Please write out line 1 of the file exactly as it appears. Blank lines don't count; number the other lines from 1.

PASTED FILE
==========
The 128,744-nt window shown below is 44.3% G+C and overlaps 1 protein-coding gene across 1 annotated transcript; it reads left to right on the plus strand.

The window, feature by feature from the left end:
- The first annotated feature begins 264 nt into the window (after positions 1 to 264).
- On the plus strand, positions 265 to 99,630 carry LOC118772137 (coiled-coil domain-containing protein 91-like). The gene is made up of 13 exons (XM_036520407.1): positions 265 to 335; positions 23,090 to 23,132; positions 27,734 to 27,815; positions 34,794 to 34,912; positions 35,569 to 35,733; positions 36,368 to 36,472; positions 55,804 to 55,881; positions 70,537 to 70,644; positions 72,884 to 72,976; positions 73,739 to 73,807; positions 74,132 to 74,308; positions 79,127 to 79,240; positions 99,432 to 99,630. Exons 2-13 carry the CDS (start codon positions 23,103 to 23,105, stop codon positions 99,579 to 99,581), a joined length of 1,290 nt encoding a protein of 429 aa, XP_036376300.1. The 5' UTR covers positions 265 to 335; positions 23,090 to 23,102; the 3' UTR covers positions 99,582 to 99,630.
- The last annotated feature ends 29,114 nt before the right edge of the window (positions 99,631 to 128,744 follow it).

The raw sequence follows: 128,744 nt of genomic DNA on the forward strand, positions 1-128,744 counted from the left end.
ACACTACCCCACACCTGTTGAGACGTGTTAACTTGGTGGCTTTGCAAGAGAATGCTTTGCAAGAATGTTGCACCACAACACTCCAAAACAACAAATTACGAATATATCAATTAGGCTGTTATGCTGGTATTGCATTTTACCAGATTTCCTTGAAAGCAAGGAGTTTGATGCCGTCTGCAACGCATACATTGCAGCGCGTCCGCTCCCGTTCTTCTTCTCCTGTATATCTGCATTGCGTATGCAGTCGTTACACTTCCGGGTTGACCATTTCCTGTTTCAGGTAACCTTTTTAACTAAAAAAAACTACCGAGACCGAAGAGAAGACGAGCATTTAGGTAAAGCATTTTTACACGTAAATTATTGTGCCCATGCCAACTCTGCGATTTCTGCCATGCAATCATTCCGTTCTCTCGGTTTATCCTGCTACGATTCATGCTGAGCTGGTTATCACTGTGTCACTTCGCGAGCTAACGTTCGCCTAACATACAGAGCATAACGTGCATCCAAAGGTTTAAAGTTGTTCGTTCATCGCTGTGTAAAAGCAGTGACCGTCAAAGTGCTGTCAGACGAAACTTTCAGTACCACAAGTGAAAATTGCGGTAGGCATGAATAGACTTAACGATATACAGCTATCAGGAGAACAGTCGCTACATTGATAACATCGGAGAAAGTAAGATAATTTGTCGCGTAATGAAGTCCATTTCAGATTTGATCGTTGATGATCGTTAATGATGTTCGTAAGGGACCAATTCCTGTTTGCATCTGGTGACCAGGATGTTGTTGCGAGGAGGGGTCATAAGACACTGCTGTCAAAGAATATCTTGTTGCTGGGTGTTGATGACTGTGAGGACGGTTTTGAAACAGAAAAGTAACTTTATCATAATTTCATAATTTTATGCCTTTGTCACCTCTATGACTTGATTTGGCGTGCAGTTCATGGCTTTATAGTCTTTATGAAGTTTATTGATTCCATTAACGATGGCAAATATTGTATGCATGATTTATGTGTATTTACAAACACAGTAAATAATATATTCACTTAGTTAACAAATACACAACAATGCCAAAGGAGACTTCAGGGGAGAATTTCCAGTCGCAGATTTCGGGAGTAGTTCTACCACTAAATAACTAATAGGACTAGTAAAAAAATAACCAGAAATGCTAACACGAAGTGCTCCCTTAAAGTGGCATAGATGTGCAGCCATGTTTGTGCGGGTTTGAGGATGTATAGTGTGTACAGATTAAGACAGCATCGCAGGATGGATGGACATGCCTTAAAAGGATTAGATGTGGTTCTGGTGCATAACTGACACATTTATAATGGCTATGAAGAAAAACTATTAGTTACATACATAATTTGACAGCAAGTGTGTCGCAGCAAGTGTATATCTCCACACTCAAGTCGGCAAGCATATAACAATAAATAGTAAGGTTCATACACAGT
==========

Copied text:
The 128,744-nt window shown below is 44.3% G+C and overlaps 1 protein-coding gene across 1 annotated transcript; it reads left to right on the plus strand.